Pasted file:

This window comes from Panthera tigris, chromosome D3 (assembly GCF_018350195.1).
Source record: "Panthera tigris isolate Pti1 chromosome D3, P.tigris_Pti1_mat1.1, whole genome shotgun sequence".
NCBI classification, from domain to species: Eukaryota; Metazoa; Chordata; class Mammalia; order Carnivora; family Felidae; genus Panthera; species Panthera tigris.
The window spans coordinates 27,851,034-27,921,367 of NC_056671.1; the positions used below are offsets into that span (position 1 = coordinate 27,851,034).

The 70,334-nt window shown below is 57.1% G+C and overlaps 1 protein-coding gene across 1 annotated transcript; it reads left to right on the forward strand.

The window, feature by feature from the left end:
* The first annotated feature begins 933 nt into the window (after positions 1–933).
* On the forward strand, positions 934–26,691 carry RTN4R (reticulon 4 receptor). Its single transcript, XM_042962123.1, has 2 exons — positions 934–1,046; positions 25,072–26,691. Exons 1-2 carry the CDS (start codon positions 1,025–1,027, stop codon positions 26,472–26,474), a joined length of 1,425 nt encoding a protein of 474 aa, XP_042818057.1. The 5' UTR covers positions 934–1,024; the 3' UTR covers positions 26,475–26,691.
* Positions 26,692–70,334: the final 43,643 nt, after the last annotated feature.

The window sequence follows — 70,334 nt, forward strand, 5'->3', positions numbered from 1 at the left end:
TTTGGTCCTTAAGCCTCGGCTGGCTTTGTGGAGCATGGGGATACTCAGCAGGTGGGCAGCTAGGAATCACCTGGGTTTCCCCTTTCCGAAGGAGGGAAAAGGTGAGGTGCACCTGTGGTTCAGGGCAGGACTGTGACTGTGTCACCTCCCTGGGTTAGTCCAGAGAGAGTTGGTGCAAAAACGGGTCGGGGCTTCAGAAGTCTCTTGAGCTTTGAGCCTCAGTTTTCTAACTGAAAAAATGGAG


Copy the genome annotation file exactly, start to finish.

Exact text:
This window comes from Panthera tigris, chromosome D3 (assembly GCF_018350195.1).
Source record: "Panthera tigris isolate Pti1 chromosome D3, P.tigris_Pti1_mat1.1, whole genome shotgun sequence".
NCBI classification, from domain to species: Eukaryota; Metazoa; Chordata; class Mammalia; order Carnivora; family Felidae; genus Panthera; species Panthera tigris.
The window spans coordinates 27,851,034-27,921,367 of NC_056671.1; the positions used below are offsets into that span (position 1 = coordinate 27,851,034).

The 70,334-nt window shown below is 57.1% G+C and overlaps 1 protein-coding gene across 1 annotated transcript; it reads left to right on the forward strand.

The window, feature by feature from the left end:
* The first annotated feature begins 933 nt into the window (after positions 1–933).
* On the forward strand, positions 934–26,691 carry RTN4R (reticulon 4 receptor). Its single transcript, XM_042962123.1, has 2 exons — positions 934–1,046; positions 25,072–26,691. Exons 1-2 carry the CDS (start codon positions 1,025–1,027, stop codon positions 26,472–26,474), a joined length of 1,425 nt encoding a protein of 474 aa, XP_042818057.1. The 5' UTR covers positions 934–1,024; the 3' UTR covers positions 26,475–26,691.
* Positions 26,692–70,334: the final 43,643 nt, after the last annotated feature.

The window sequence follows — 70,334 nt, forward strand, 5'->3', positions numbered from 1 at the left end:
TTTGGTCCTTAAGCCTCGGCTGGCTTTGTGGAGCATGGGGATACTCAGCAGGTGGGCAGCTAGGAATCACCTGGGTTTCCCCTTTCCGAAGGAGGGAAAAGGTGAGGTGCACCTGTGGTTCAGGGCAGGACTGTGACTGTGTCACCTCCCTGGGTTAGTCCAGAGAGAGTTGGTGCAAAAACGGGTCGGGGCTTCAGAAGTCTCTTGAGCTTTGAGCCTCAGTTTTCTAACTGAAAAAATGGAG